(Reuters) – Wisconsin officials plowed ahead on Thursday with plans for a U.S. presidential primary next week despite a shortage of poll workers and a flurry of legal challenges amid widespread worries about the health risks from the coronavirus.
The pandemic has disrupted the state-by-state Democratic race to pick an challenger for Republican President Donald Trump in the Nov. 3 U.S. election, knocking front-runner Joe Biden and rival Bernie Sanders off the campaign trail and forcing every other state with a nominating contest in April to delay or adjust voting plans to limit the health risks.
In Wisconsin, where residents are under orders to stay at home and public gatherings are banned, the state’s Democratic governor and Republican-controlled state legislature have not moved to delay the primary and local elections scheduled for Tuesday – a decision critics said could have severe consequences.
“I think thousands of people are likely to be disenfranchised, and there is a genuine risk that people will contract the coronavirus at the polls,” said Ben Wikler, chairman of the state Democratic Party.
A federal judge indicated on Wednesday he would rule soon on lawsuits seeking a postponement of the voting or an expansion of absentee voting.
The Wisconsin Elections Commission reported nearly 60% of the state’s municipalities face a shortage of poll workers, with more than 100 municipalities without staff for even one polling site. The Wisconsin Army National Guard is set to help at the polls on Tuesday.
More than 1.1 million absentee ballots had been requested as of Thursday – surpassing the total turnout in the 2016 Democratic presidential primary – although fewer than half have been returned so far.
Officials have noted the need to conduct the election soon because it will also decide thousands of state and local offices, including a seat on the Wisconsin Supreme Court that could be instrumental in deciding future voting-rights cases. Wisconsin is considered a battleground state crucial to November’s election.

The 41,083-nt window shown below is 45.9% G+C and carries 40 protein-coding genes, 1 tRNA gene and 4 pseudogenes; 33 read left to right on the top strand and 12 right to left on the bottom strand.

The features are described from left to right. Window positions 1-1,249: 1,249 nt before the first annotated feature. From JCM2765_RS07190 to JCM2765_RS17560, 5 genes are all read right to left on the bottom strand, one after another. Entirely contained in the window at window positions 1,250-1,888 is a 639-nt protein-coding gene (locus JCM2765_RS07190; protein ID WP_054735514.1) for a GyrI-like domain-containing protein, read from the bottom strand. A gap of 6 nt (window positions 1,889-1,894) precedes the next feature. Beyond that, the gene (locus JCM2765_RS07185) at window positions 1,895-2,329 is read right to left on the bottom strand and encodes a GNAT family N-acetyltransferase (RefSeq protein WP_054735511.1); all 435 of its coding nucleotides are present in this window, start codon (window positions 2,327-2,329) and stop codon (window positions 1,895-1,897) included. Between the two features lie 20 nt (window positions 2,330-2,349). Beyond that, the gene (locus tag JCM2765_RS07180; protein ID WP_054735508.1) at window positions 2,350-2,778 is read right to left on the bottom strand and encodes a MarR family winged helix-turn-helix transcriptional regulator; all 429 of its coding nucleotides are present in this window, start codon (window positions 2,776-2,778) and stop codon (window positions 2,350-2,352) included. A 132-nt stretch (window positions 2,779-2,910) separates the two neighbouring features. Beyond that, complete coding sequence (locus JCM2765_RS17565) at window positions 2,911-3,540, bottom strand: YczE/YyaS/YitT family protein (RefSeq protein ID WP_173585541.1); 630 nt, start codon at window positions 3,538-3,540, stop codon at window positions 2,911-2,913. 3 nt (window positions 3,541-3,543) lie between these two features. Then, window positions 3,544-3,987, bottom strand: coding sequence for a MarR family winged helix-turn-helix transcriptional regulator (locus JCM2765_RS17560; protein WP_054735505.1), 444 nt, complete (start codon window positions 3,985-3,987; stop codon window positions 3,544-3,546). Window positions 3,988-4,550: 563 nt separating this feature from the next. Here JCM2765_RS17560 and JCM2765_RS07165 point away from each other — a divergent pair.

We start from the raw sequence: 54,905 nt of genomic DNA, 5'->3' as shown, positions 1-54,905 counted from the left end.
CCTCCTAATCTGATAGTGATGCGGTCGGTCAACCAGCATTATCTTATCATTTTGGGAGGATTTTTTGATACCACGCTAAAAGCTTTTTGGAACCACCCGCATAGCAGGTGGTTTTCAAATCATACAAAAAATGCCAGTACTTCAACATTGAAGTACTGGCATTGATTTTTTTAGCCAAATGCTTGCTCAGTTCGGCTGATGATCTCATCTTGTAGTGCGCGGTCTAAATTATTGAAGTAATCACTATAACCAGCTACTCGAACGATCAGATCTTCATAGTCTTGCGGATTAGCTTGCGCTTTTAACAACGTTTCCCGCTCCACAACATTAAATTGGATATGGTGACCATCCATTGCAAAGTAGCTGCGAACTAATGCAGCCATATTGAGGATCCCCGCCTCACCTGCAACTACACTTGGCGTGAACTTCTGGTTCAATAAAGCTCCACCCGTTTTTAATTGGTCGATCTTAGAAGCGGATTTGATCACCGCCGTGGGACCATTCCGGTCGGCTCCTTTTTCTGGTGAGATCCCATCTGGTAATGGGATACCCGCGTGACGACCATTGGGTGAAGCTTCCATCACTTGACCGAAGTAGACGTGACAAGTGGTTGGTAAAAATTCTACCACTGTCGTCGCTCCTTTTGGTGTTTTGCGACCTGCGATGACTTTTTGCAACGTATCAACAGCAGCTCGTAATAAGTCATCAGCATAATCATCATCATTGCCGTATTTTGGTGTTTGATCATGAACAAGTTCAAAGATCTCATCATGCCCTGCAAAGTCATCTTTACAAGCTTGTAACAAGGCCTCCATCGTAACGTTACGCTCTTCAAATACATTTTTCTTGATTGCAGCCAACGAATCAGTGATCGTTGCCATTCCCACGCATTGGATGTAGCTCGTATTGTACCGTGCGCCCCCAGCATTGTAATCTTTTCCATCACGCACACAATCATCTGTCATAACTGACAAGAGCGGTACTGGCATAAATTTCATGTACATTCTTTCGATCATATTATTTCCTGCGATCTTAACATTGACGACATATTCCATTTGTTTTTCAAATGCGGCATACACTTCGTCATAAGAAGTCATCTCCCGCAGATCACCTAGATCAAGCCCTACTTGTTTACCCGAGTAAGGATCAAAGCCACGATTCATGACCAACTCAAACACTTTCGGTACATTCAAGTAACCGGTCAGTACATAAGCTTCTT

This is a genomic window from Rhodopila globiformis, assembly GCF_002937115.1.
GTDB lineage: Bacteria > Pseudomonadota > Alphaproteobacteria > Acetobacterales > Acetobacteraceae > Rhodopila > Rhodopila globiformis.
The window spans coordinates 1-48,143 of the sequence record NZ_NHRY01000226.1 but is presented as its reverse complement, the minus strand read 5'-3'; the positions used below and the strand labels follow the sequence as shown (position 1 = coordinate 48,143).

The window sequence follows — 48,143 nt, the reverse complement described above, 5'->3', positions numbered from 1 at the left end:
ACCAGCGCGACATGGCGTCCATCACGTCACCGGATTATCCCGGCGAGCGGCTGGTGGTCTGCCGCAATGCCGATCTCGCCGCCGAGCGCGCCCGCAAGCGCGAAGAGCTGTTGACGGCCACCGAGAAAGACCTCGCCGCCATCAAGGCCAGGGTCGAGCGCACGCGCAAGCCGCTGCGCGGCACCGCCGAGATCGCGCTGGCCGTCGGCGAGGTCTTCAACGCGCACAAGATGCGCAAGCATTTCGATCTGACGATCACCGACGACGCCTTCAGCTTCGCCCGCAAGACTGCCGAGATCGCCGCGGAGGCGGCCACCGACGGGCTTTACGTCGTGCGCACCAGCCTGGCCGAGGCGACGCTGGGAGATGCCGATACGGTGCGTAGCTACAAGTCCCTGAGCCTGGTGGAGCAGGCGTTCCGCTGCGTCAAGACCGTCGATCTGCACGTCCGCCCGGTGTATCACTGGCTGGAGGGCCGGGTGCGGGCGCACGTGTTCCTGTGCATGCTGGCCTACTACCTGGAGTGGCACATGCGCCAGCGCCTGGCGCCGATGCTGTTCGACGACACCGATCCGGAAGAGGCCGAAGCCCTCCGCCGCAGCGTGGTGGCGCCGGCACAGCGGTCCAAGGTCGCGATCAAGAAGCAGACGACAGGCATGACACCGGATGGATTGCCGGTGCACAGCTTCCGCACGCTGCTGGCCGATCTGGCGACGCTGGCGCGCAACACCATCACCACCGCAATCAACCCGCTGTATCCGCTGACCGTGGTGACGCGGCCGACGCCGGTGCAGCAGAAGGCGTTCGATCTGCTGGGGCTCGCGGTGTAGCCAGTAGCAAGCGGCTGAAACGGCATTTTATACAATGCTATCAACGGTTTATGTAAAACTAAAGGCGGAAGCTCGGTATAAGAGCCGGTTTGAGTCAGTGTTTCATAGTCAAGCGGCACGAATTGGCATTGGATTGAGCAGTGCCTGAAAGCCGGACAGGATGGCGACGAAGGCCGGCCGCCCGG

Governor Tony Evers asked the state legislature last week to pass a bill to send an absentee ballot to every registered voter, but Republicans said there was not enough time to make that feasible.
“If I could have changed the election on my own I would have but I can’t without violating state law,” Evers said.
In a legal brief to the federal court handling the lawsuits, Evers asked for an extension of the deadline for getting and returning an absentee ballot, as well as a loosening of provisions requiring a witness to sign the ballot and the installation of drop boxes for returning them.
“Ultimately, a predominantly-by-mail election, with limited but available in-person voting, would be an achievable middle ground that would help protect Wisconsinites’ right to vote, while also helping to keep them safe,” state Assistant Attorney General Hannah Jurss wrote on Evers’ behalf in the brief.
Sanders, a U.S. senator from Vermont, urged Wisconsin on Wednesday to delay its primary.
“People should not be forced to put their lives on the line to vote,” Sanders said in a statement. “The state should delay Tuesday’s vote, extend early voting and work to move entirely to vote-by-mail.”
Biden, the former U.S. vice president, has not weighed in on whether Wisconsin should move ahead.
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